Last Thursday, Faulkner Literary Rights, the company controlling William Faulkner’s works, proved two things by suing Sony Pictures Classics: 1) that they finally got around to seeing Midnight In Paris (2011); and 2) that they’re not down with Woody Allen’s decision to include two of the Nobel Prize-winning author’s lines in Owen Wilson’s dialogue.
“Look, if you meet someone with one leg, are you going to sit and revile them for not having the other leg? No, you’re going to be happy that they have the one and praise them for it. And get them thinking about how can we substitute for the one that’s lacking. Which are you going to do?” Robert Thurman quoting the Dalai Lama on embracing the positive in an interview in Guernica, where Thurman speaks about nonviolent resistance, the potential for a demilitarized world, and his friendship with the Dalai Lama.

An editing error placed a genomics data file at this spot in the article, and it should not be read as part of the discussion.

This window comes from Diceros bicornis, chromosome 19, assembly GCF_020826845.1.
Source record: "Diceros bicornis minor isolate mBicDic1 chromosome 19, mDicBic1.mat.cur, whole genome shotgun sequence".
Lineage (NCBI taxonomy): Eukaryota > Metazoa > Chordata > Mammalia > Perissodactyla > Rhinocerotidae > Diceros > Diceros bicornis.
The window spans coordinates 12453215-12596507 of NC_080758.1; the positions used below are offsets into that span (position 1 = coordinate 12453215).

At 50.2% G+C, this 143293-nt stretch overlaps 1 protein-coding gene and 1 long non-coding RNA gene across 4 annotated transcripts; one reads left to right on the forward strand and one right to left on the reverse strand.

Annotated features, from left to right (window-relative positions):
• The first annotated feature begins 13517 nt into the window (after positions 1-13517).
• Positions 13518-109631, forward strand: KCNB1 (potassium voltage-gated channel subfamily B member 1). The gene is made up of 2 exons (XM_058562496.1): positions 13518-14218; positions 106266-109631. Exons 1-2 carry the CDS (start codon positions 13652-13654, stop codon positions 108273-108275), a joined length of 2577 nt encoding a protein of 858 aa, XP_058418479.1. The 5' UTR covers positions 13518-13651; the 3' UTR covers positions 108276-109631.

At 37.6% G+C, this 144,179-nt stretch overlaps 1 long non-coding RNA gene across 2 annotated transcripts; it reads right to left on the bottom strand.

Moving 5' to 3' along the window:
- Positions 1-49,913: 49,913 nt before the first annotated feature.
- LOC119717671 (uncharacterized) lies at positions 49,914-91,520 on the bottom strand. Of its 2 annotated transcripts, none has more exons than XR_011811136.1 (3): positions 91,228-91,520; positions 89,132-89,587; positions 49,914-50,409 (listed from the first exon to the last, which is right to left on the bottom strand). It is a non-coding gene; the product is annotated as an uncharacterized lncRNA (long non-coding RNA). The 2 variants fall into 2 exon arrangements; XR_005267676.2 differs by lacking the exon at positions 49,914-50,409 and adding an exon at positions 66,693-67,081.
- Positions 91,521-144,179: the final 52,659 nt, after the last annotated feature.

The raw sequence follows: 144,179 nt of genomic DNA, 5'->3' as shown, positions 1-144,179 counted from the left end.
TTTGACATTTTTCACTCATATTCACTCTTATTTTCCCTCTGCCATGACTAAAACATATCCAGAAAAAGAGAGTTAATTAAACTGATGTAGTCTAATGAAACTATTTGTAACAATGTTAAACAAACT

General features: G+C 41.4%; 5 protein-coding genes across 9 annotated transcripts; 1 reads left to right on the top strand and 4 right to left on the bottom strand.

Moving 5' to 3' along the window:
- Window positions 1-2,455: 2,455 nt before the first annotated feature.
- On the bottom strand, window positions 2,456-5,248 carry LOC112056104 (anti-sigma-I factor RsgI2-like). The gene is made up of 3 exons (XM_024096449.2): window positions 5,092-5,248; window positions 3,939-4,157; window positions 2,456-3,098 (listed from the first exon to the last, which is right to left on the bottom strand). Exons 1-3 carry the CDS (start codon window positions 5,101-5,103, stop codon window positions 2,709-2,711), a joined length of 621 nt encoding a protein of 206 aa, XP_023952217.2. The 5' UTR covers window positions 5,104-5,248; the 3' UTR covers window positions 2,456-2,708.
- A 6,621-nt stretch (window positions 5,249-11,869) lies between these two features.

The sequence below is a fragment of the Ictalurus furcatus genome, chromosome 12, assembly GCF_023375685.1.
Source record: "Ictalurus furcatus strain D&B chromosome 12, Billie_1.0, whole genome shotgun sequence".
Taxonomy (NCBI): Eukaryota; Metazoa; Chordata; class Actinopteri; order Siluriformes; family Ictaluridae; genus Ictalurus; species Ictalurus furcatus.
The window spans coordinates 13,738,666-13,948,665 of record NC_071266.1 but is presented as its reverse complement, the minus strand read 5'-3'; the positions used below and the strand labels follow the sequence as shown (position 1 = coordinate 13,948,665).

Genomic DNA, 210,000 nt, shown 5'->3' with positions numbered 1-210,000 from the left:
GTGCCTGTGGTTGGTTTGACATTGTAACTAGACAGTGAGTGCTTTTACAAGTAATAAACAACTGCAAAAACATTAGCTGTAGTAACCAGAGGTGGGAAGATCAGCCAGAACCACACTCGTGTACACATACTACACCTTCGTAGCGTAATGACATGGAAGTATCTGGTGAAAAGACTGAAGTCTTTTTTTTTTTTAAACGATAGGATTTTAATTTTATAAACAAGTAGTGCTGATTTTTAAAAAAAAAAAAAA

“I have come to realize how much I have, throughout my life, bought into the narrative of this alluring myth of personal responsibility and excellence. I realize how much I believe that all good things will come if I—if we—just work hard enough.” Year in Reading alum Roxane Gay writes for VQR Online about “The Price of Black Ambition.” Pair with our review of An Untamed State.
“I try to edit my work in different states of mind. So I’ll go running on a really hot day and then read the 2,000 words I just wrote. Or if I’m upset, or really sleepy, or if I’m drunk, I’ll read this stuff. If you’re sleepy and you find yourself skipping over a paragraph because you’re bored by it and just want to get to the interesting part, it comes out. Those different states of mind are a really interesting filter.” Writing advice from Sebastian Junger.